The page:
You see, when we are not considered to be the legitimate owners of our bodies, then our decisions regarding them become unimportant. Thus, the Swedish woman’s desire to not have something done to her body was seen as less valid than the rapists’ desire to carry it out; Angelina Jolie’s desire to have surgery was seen as less valid than men’s desire to leer at her breasts; and women’s desire to wear what they like is seen as less valid than men’s opinions on what they should be wearing. These vary in severity and the horror of their consequences, but it is the same pernicious mentality that underlies them all.

Who owns our bodies? We do. And it’s time the world knew that.

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The Steubenville Case – When Will Women Start to Matter?

In the aftermath of the trial of Richmond and Mays, Megan Carpentier writes in yesterday’s Guardian, “Rape is unique in US society as a crime where the blighted future of the perpetrators counts for more than the victim’s.”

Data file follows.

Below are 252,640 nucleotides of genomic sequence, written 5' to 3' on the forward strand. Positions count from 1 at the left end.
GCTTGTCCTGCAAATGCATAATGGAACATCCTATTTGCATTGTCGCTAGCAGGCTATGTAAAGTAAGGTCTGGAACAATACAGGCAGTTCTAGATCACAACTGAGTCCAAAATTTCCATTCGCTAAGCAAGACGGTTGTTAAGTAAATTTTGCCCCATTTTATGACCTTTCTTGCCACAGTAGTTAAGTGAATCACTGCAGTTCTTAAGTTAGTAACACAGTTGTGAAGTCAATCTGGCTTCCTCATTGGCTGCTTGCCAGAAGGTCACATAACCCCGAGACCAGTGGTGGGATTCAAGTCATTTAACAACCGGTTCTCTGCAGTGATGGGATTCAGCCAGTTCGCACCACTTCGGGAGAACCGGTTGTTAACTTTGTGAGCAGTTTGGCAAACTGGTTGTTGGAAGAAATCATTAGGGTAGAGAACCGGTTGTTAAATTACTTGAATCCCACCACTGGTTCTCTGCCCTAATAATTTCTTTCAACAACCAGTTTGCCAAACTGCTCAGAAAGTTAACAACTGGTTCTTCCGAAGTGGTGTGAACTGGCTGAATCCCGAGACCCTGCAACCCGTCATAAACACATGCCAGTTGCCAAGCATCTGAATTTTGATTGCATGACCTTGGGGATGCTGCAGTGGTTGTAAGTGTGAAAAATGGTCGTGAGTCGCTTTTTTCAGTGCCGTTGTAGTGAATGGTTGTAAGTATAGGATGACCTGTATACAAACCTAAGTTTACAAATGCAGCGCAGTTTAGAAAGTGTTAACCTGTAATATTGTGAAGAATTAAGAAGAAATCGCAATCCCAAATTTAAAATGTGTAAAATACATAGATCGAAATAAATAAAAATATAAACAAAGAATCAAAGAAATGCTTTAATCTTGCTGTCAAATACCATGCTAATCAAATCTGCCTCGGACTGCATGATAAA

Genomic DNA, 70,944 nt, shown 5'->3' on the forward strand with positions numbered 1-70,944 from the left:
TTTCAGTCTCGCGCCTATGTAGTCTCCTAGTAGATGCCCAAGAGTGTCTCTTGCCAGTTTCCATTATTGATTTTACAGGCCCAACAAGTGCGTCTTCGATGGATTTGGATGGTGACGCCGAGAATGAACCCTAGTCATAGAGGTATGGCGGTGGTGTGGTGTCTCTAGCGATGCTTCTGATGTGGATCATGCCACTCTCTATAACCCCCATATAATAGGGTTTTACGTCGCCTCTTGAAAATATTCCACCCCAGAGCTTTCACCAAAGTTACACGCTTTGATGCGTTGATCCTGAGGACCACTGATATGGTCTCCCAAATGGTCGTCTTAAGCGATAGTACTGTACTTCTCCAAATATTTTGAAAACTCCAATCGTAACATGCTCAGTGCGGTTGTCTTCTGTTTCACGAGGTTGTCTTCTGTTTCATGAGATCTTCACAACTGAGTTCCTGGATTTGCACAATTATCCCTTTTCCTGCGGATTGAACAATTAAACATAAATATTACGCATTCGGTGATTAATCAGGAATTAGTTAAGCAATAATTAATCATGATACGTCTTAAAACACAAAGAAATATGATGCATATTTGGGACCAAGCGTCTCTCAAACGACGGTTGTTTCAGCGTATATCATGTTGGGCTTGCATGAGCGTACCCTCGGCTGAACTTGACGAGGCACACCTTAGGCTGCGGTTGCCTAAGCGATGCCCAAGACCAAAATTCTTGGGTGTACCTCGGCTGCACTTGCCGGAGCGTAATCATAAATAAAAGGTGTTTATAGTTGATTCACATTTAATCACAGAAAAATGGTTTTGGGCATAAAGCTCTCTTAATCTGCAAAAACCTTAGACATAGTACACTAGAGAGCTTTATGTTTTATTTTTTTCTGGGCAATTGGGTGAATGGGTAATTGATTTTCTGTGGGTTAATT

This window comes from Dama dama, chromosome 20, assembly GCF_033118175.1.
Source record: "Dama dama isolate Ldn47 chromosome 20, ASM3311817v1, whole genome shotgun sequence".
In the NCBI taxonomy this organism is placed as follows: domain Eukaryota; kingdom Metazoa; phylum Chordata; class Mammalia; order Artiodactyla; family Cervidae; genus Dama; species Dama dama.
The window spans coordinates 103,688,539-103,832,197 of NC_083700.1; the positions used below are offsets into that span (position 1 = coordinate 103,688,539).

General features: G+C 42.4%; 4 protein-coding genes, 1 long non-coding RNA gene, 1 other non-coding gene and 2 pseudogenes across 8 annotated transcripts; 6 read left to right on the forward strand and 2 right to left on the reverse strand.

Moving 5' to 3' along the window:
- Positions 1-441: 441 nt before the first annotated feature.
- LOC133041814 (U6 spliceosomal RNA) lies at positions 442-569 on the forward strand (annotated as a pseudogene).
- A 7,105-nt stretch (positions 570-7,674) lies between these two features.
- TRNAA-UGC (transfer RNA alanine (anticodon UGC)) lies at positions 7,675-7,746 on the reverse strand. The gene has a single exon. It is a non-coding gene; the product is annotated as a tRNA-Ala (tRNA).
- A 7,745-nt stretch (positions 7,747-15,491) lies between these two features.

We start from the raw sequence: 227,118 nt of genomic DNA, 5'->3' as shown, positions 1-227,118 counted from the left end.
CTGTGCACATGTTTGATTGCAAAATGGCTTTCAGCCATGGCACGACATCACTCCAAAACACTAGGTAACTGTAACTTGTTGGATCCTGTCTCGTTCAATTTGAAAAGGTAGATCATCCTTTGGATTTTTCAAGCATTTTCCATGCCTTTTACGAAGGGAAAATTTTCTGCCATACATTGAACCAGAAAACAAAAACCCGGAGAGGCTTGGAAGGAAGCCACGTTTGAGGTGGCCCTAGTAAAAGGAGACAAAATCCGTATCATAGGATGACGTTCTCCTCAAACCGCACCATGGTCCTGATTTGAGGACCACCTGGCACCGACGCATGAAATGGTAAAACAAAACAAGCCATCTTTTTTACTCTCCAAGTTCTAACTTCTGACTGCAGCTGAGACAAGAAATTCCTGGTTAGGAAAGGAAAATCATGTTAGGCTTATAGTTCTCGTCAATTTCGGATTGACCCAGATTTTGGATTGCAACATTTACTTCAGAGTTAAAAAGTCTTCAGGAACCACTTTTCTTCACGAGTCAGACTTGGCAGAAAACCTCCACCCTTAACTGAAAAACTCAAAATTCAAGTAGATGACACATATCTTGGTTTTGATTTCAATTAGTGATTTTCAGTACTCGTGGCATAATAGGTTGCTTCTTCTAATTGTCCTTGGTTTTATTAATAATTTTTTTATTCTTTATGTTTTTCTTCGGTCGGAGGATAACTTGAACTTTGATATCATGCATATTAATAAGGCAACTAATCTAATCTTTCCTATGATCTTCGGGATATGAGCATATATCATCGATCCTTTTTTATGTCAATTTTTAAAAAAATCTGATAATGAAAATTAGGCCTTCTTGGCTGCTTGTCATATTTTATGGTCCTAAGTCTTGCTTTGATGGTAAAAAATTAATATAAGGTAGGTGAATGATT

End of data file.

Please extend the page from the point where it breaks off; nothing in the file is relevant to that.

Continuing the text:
Indeed, this is an apt observation, given the sickening way in which CNN, among others, reported on the verdict two days ago. Given the anger this had sparked on blogs and other social media, you’ve probably come across it by now, but just in case you haven’t, here’s what CNN had to say about Mays and Richmond’s being found guilty of rape:

Reporter Poppy Harlow: “I’ve never experienced anything like it, Candy. It was incredibly emotional, incredibly difficult even for an outsider like me to watch what happened as these two young men that had such promising futures — star football players, very good students — we literally watched as they believed their life fell apart.”

Anchor Candy Crowley: “A 16-year-old just sobbing in court — regardless of what big football players they are, they still sound like 16-year-olds. When you listen to it and realize they could stay until they’re 21, what’s the lasting effect, though, on two young men being found guilty, in juvenile court, of rape, essentially?”